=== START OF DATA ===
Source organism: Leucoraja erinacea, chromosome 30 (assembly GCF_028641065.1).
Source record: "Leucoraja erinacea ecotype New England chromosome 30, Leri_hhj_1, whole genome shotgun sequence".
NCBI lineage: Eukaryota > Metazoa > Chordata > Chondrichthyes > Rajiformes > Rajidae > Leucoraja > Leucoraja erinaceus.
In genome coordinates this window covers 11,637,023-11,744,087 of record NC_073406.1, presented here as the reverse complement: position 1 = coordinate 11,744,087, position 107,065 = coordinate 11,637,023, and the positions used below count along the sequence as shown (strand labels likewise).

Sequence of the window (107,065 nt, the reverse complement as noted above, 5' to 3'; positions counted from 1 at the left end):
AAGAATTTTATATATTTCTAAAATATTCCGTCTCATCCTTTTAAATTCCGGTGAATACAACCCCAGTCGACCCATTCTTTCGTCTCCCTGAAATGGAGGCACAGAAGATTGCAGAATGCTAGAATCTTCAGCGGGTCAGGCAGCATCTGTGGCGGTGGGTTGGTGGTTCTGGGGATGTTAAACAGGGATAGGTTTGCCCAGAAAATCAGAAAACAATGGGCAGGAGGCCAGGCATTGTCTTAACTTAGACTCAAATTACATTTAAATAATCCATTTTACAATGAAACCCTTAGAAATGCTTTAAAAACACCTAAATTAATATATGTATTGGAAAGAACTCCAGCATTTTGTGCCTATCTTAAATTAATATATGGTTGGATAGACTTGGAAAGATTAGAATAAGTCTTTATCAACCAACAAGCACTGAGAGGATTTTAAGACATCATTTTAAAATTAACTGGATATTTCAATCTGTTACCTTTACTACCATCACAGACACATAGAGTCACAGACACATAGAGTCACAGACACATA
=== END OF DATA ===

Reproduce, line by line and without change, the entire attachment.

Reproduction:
Source organism: Leucoraja erinacea, chromosome 30 (assembly GCF_028641065.1).
Source record: "Leucoraja erinacea ecotype New England chromosome 30, Leri_hhj_1, whole genome shotgun sequence".
NCBI lineage: Eukaryota > Metazoa > Chordata > Chondrichthyes > Rajiformes > Rajidae > Leucoraja > Leucoraja erinaceus.
In genome coordinates this window covers 11,637,023-11,744,087 of record NC_073406.1, presented here as the reverse complement: position 1 = coordinate 11,744,087, position 107,065 = coordinate 11,637,023, and the positions used below count along the sequence as shown (strand labels likewise).

Sequence of the window (107,065 nt, the reverse complement as noted above, 5' to 3'; positions counted from 1 at the left end):
AAGAATTTTATATATTTCTAAAATATTCCGTCTCATCCTTTTAAATTCCGGTGAATACAACCCCAGTCGACCCATTCTTTCGTCTCCCTGAAATGGAGGCACAGAAGATTGCAGAATGCTAGAATCTTCAGCGGGTCAGGCAGCATCTGTGGCGGTGGGTTGGTGGTTCTGGGGATGTTAAACAGGGATAGGTTTGCCCAGAAAATCAGAAAACAATGGGCAGGAGGCCAGGCATTGTCTTAACTTAGACTCAAATTACATTTAAATAATCCATTTTACAATGAAACCCTTAGAAATGCTTTAAAAACACCTAAATTAATATATGTATTGGAAAGAACTCCAGCATTTTGTGCCTATCTTAAATTAATATATGGTTGGATAGACTTGGAAAGATTAGAATAAGTCTTTATCAACCAACAAGCACTGAGAGGATTTTAAGACATCATTTTAAAATTAACTGGATATTTCAATCTGTTACCTTTACTACCATCACAGACACATAGAGTCACAGACACATAGAGTCACAGACACATA